Asylum Seekers Left 'Languishing In Immigration Prisons' Suing Trump Administration For 'Categorically Denying Release'

ICE, detention
An undocumented Mexican immigrant waits to be in-processed at the Immigration and Customs Enforcement (ICE), center on April 28, 2010 in Phoenix, Arizona. The Southern Poverty Law Center and American Civil Liberties Union have launched a class action lawsuit against the Trump administration over the 'categorical' refusal to release hundreds of asylum seekers from custody. John Moore/Getty

The Southern Poverty Law Center and American Civil Liberties Union of Louisiana launched a class action lawsuit against the Trump administration on Thursday, accusing the government of "categorically denying release to hundreds of detained asylum seekers left languishing in immigration prisons after lawfully seeking asylum in the United States."

Filed in the U.S. District Court for the District of Columbia on behalf of 12 plaintiffs, who the SPLC and ACLU said in a press release had "sought asylum at official U.S. points of entry in compliance with federal law" only to be "confined and sent to remote prisons in Louisiana and Alabama."

"Because the law denies them the right to seek release from an immigration judge, they turned to the Department of Homeland Security (DHS), which is bound by rules that favor their release on parole," the organizations said.

While U.S. Immigration and Customs Enforcement (ICE) policy requires that asylum seekers be released if they are able to establish their identity and demonstrate that they are not a danger or flight risk, the ACLU and SPLC said the agency, which is in charge of detaining or releasing asylum seekers, has "denied parole across the board, even when people have solid asylum cases and satisfy the legal requirements."

According to the organizations, parole approvals have already seen a sharp drop under the Trump administration. Whereas less than 10 years ago, roughly 90 percent of asylum seekers who met the legal requirements for release were discharged from federal custody. Today, the groups said, ICE offices like the New Orleans ICE Field Office, which is responsible for the confinement of asylum seekers across several Southeastern states, saw parole granted in just two of 130 cases in 2018.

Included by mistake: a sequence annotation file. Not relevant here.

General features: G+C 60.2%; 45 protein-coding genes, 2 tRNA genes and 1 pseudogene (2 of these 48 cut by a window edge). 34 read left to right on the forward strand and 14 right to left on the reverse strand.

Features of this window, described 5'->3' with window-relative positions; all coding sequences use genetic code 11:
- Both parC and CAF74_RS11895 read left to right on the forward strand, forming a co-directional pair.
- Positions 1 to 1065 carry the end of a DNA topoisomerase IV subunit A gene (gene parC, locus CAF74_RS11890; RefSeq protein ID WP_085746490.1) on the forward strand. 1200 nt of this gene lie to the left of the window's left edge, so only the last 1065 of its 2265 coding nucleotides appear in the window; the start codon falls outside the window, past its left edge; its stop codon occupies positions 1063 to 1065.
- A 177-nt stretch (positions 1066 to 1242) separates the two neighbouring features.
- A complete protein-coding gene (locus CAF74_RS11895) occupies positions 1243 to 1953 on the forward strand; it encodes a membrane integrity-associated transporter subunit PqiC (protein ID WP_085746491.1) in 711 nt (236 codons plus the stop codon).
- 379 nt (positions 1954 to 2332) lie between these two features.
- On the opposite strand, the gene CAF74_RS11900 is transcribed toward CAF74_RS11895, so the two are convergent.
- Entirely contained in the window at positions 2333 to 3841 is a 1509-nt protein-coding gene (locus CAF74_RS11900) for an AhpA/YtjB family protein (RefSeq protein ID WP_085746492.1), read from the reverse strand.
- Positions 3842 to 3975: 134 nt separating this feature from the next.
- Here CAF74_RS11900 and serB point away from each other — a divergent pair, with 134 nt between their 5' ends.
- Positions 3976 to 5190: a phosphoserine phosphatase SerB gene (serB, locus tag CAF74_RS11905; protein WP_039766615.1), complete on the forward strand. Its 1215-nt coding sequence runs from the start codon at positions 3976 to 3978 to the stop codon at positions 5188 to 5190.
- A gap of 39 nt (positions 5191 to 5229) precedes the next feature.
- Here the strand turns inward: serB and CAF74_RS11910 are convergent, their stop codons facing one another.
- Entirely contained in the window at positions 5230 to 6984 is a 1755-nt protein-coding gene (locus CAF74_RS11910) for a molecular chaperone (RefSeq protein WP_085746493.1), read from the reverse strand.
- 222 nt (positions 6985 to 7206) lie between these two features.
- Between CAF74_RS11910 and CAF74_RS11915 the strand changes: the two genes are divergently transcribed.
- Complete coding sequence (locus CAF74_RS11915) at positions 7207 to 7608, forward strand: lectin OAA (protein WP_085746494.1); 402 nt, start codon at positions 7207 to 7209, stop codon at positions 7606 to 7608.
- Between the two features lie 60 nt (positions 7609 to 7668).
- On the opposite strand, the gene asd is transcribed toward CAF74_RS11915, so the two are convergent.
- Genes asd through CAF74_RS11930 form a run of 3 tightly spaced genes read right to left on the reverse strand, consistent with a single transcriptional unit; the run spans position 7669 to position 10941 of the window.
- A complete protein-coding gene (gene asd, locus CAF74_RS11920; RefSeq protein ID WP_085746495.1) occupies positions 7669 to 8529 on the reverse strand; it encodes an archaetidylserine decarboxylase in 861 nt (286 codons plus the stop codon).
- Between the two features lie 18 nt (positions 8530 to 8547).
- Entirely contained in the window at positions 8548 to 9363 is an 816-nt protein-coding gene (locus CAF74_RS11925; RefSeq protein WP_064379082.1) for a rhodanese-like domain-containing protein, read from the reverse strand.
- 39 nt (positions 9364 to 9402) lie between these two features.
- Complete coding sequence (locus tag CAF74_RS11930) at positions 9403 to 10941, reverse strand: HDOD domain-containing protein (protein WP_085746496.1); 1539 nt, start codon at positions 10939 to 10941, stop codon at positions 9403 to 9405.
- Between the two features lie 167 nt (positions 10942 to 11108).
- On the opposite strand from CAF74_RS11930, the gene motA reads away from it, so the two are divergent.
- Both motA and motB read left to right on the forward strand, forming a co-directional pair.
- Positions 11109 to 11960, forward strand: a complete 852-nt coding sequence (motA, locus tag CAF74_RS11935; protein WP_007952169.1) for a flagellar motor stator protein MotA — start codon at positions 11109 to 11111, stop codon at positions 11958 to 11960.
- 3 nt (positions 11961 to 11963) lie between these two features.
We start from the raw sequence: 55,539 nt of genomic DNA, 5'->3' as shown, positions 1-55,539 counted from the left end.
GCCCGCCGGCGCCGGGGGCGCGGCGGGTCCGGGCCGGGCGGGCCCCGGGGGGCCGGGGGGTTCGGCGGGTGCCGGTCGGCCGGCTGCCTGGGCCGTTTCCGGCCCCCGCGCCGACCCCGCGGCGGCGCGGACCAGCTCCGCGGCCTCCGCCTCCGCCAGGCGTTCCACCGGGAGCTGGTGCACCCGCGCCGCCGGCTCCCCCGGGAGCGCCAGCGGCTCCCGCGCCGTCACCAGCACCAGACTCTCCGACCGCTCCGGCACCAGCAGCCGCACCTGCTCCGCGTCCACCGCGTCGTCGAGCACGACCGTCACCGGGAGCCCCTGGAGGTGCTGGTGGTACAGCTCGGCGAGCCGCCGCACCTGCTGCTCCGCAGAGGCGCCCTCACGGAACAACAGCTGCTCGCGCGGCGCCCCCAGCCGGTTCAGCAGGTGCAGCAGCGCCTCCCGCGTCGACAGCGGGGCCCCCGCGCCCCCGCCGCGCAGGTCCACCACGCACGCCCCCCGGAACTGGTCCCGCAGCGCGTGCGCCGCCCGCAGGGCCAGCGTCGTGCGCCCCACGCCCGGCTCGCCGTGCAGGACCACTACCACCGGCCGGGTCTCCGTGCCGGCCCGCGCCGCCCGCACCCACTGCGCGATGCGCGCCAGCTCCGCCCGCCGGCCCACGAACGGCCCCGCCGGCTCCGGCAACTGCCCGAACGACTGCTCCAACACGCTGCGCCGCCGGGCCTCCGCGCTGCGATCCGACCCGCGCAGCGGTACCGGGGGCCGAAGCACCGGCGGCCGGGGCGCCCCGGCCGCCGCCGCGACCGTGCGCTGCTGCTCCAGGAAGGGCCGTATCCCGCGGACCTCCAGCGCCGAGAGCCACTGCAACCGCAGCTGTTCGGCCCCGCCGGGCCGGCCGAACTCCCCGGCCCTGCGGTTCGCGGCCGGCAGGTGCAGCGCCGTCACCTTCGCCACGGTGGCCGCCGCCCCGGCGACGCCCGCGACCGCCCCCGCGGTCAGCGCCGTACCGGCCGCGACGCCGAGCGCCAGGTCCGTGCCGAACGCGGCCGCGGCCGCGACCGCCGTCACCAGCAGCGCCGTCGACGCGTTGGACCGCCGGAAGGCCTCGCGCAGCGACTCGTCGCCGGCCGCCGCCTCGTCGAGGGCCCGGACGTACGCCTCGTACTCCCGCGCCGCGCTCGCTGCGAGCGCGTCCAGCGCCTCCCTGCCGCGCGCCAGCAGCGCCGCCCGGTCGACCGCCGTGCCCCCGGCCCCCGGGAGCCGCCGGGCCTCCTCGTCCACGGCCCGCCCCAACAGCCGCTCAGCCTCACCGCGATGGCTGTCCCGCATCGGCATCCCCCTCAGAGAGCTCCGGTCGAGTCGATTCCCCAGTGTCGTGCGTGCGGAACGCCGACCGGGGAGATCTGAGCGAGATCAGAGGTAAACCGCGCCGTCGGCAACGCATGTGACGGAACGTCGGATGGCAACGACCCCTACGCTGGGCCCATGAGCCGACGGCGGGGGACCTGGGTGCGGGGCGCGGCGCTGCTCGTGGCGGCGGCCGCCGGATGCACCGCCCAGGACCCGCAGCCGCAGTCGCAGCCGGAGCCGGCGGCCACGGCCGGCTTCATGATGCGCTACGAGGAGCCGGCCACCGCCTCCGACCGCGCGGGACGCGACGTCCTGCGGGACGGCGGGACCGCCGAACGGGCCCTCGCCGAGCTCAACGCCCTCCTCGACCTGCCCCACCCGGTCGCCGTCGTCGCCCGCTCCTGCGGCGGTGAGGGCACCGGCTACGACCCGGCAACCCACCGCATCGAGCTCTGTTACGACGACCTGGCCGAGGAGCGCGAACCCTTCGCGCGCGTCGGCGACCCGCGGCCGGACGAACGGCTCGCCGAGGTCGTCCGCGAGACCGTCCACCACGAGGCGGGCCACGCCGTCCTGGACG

"Like hundreds of people being held in multiple ICE detention centers in the Deep South, our asylum-seeking plaintiffs are being punished for following the law," said SPLC Senior Supervising Attorney Luz Virginia Lopez.

"They followed the legal checklist by first presenting themselves at a point of entry, and this is how America is paying them back—with cruelty and disrespect for the law," Virginia Lopez added.

In addition to demanding the release of asylum seekers meeting the requirements for discharge, the lawsuit also calls attention to the effects of the "dehumanizing treatment—especially the excessive use of solitary confinement and inadequate healthcare-received daily in immigration prisons," many of which, the organizations noted, "are operated for profit."

"Across this nation, there is a consensus-building that incarceration does much more harm than good to our communities," said SPLC Staff Attorney Laura Rivera.

"Yet, as criminal justice reforms lead to lower rates of incarceration, this administration is filling jails and prisons with record numbers of migrants—more than 53,000 at last count. It's causing untold human suffering, and it's violating the law," she added.